Conservative Anglican Leaders Call for Break With Church of England Over Same-Sex Blessings

UNITED KINGDOM: Conservative Anglican archbishops on Monday said the Church of England had forfeited its traditional leadership role in the worldwide Anglican Communion by approving the blessing of same-sex relationships earlier this month, opening a historic rift in one of the world’s biggest Christian denominations. 
“The Church of England has chosen to break communion with those provinces who remain faithful to the historic biblical faith,” the archbishops wrote, adding that their fidelity to traditional teaching makes it impossible for them to remain connected to it or to other Anglican churches that have adopted liberal teaching on homosexuality. “This breaks our hearts and we pray for the revisionist provinces to return” to tradition.
The statement said the archbishops were “no longer able to recognize the present Archbishop of Canterbury, the Rt Hon & Most Revd Justin Welby, as the ‘first among equals’” among Anglican bishops worldwide. 
The outspoken denunciation of the Church of England by 12 leading Anglican archbishops from around the world marks a watershed in a long-running crisis of unity in the Anglican Communion over the teaching and practice of homosexuality. 
Over the past three decades, Anglicans in Africa and other parts of the global South have become increasingly critical of the socially progressive tendency of churches in the West, clashing particularly on LGBT rights.
Conservative Anglican churches, including some in Africa that represent nearly half of the world’s estimated 100 million Anglicans, have already broken off relations with churches that espouse liberal teaching and practice on homosexuality, including the Episcopal Church in the U.S.
But a break with the Church of England, the historical progenitor of Anglican churches around the world, could threaten the very survival of the Anglican Communion, a loose federation whose bishops recognize the Archbishop of Canterbury in England as their spiritual leader. 
The 12 conservative archbishops who called for a break on Monday are primates, or elected leaders, of their respective national churches. They are all from countries in the global South except for Archbishop Foley Beach, head of the Anglican Church in North America, a conservative church that was founded in 2009 after the Episcopal Church elected an openly gay bishop in 2003.
The 12 conservative archbishops pointed to Archbishop Welby’s support for the Church of England’s decision on Feb. 9 to allow priests to bless same-sex civil marriages in church. 
The Church of England decided not to allow church marriage of same-sex couples, a decision that drew protests from liberal members.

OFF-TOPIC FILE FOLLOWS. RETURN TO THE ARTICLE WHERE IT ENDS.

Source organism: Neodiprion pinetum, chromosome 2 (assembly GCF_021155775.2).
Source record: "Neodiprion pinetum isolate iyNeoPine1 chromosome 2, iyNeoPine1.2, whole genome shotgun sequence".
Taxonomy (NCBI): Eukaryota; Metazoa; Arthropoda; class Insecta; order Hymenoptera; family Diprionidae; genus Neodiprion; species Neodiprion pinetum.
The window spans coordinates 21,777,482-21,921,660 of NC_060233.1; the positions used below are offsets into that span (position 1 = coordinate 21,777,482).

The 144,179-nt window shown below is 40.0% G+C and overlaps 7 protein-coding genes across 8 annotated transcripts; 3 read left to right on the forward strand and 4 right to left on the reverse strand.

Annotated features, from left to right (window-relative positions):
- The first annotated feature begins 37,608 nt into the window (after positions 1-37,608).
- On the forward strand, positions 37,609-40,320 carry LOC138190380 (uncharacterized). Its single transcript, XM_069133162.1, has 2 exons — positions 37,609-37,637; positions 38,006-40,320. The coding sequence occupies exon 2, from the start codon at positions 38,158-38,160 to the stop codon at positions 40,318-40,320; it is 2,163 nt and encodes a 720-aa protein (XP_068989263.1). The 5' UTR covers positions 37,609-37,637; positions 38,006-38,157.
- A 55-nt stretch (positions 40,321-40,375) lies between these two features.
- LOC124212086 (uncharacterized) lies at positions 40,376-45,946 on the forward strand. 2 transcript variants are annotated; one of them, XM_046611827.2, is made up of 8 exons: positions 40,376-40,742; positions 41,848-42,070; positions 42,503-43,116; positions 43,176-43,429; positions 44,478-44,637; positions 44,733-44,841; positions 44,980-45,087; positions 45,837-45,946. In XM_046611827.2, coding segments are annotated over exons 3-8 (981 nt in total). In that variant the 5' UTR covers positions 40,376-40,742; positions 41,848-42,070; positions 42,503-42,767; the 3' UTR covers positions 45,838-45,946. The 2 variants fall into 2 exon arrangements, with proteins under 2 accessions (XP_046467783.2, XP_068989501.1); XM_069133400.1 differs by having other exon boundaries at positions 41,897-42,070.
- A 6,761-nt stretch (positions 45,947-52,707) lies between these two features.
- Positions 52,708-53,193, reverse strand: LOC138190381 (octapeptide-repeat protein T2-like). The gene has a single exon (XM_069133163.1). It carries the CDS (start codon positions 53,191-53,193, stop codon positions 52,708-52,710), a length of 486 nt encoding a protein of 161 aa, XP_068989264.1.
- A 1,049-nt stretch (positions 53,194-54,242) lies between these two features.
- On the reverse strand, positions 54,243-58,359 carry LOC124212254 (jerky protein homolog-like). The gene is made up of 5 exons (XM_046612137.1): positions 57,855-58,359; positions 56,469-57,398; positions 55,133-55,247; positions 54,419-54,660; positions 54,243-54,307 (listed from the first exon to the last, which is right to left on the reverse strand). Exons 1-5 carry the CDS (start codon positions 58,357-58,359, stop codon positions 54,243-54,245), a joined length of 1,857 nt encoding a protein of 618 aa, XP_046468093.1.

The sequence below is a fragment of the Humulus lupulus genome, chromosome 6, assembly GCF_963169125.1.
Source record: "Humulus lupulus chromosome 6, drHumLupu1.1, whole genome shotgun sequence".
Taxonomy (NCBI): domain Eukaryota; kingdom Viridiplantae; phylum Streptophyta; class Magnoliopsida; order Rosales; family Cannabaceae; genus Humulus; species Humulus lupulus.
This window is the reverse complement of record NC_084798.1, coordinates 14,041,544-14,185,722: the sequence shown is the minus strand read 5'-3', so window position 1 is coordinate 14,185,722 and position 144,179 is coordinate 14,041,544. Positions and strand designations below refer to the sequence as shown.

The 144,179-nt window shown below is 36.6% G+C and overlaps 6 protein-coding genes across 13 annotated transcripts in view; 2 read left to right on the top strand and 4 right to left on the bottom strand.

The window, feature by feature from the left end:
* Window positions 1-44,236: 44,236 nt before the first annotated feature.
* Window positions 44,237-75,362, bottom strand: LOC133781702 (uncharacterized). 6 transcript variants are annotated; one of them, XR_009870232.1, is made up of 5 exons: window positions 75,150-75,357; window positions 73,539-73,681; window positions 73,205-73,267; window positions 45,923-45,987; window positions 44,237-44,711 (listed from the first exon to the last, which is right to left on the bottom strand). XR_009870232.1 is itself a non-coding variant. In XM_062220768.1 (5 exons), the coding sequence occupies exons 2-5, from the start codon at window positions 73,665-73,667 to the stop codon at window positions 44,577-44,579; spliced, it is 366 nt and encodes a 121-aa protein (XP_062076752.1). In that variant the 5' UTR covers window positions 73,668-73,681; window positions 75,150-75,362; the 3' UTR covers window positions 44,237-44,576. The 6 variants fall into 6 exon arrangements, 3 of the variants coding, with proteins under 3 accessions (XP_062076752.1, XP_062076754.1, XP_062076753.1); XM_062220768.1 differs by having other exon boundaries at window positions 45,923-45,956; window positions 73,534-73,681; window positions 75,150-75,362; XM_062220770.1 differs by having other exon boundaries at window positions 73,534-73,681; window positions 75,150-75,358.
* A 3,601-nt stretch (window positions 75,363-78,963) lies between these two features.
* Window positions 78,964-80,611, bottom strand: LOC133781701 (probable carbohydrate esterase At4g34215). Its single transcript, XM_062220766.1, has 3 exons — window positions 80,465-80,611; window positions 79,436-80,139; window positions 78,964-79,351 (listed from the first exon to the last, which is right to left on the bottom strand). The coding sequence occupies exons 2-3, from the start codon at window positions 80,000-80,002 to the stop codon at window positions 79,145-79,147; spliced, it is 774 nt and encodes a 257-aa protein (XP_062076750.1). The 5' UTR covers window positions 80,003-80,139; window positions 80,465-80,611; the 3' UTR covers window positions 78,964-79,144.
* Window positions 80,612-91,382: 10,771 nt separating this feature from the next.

Archbishop Welby’s office didn’t immediately comment on the conservative archbishops’ statement on Monday morning, saying that they would respond later in the day. 
The archbishop has expressed pleasure at the Church of England’s decision to allow blessings of same-sex relationships but has said that he will not perform such blessings himself so as not to compromise his unifying role in the Communion. 
At a meeting of global Anglican leaders earlier this month in Ghana, he stressed his understanding of cultural and theological differences on sexuality within the Communion and repeatedly said that he was ready to renounce his leadership role in the global church if it was no longer accepted.
The 12 conservative archbishops said on Monday they were ready to work with like-minded leaders “to reset the Communion, and to ensure that the reset Communion is marked by reform and renewal.” They didn’t provide details of a proposed reorganization but said that they were ready to provide “pastoral oversight, guidance and care” to conservative dioceses in countries where the national Anglican church has adopted “revisionist” liberal teachings.
On Monday, a prominent advocate for same-sex marriage in the Church of England said the conservatives’ announcement was a positive development, since it would reduce the need for liberal Anglicans in the U.K. to accommodate the objections of foreign churches. 
“The recognition that the independent, autonomous churches of the Communion are free to act independently of each other is unsurprising and an indicator of our historic reality,” said the Rev. Andrew Foreshew-Cain, chaplain of Lady Margaret Hall, University of Oxford, who has been in a same-sex marriage under civil law since 2014.
“We can hope that the constant looking over their shoulders by English archbishops will stop and they will, finally, start actually listening to the people of this country and the CofE and move toward full affirmation and welcome for LGBTI people,” he said.

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